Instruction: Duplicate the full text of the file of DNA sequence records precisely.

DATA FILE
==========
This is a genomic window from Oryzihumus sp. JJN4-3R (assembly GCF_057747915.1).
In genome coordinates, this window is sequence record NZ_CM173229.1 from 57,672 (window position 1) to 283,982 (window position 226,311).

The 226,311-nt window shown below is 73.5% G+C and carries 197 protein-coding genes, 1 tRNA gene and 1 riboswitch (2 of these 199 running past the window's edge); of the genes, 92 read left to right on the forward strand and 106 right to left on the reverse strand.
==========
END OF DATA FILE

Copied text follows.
This is a genomic window from Oryzihumus sp. JJN4-3R (assembly GCF_057747915.1).
In genome coordinates, this window is sequence record NZ_CM173229.1 from 57,672 (window position 1) to 283,982 (window position 226,311).

The 226,311-nt window shown below is 73.5% G+C and carries 197 protein-coding genes, 1 tRNA gene and 1 riboswitch (2 of these 199 running past the window's edge); of the genes, 92 read left to right on the forward strand and 106 right to left on the reverse strand.